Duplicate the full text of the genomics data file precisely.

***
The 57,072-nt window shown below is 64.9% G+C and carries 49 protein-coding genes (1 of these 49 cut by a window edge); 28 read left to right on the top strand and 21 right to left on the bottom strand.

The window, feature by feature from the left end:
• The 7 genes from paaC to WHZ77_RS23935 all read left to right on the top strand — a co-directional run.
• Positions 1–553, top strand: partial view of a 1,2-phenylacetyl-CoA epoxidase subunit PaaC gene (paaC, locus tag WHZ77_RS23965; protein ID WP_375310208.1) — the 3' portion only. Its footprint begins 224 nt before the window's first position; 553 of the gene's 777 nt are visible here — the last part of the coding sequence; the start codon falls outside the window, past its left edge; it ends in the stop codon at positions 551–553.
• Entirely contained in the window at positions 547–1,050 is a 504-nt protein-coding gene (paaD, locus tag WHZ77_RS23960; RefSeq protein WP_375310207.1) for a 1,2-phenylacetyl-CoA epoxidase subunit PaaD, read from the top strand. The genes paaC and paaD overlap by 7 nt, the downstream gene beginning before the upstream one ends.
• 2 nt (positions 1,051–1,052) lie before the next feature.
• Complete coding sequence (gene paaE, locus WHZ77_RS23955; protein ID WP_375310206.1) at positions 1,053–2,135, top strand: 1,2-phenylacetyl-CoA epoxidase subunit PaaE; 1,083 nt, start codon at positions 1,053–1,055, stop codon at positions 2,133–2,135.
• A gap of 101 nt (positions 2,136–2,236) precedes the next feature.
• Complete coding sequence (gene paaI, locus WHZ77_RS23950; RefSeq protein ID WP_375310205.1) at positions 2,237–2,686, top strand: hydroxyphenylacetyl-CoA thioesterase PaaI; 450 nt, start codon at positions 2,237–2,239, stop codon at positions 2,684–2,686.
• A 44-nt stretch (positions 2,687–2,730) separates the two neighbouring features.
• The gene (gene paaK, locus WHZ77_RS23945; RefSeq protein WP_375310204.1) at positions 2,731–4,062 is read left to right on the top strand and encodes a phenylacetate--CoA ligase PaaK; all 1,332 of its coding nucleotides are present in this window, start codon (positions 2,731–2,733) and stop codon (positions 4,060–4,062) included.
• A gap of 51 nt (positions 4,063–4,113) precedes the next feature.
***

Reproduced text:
The 57,072-nt window shown below is 64.9% G+C and carries 49 protein-coding genes (1 of these 49 cut by a window edge); 28 read left to right on the top strand and 21 right to left on the bottom strand.

The window, feature by feature from the left end:
• The 7 genes from paaC to WHZ77_RS23935 all read left to right on the top strand — a co-directional run.
• Positions 1–553, top strand: partial view of a 1,2-phenylacetyl-CoA epoxidase subunit PaaC gene (paaC, locus tag WHZ77_RS23965; protein ID WP_375310208.1) — the 3' portion only. Its footprint begins 224 nt before the window's first position; 553 of the gene's 777 nt are visible here — the last part of the coding sequence; the start codon falls outside the window, past its left edge; it ends in the stop codon at positions 551–553.
• Entirely contained in the window at positions 547–1,050 is a 504-nt protein-coding gene (paaD, locus tag WHZ77_RS23960; RefSeq protein WP_375310207.1) for a 1,2-phenylacetyl-CoA epoxidase subunit PaaD, read from the top strand. The genes paaC and paaD overlap by 7 nt, the downstream gene beginning before the upstream one ends.
• 2 nt (positions 1,051–1,052) lie before the next feature.
• Complete coding sequence (gene paaE, locus WHZ77_RS23955; protein ID WP_375310206.1) at positions 1,053–2,135, top strand: 1,2-phenylacetyl-CoA epoxidase subunit PaaE; 1,083 nt, start codon at positions 1,053–1,055, stop codon at positions 2,133–2,135.
• A gap of 101 nt (positions 2,136–2,236) precedes the next feature.
• Complete coding sequence (gene paaI, locus WHZ77_RS23950; RefSeq protein ID WP_375310205.1) at positions 2,237–2,686, top strand: hydroxyphenylacetyl-CoA thioesterase PaaI; 450 nt, start codon at positions 2,237–2,239, stop codon at positions 2,684–2,686.
• A 44-nt stretch (positions 2,687–2,730) separates the two neighbouring features.
• The gene (gene paaK, locus WHZ77_RS23945; RefSeq protein WP_375310204.1) at positions 2,731–4,062 is read left to right on the top strand and encodes a phenylacetate--CoA ligase PaaK; all 1,332 of its coding nucleotides are present in this window, start codon (positions 2,731–2,733) and stop codon (positions 4,060–4,062) included.
• A gap of 51 nt (positions 4,063–4,113) precedes the next feature.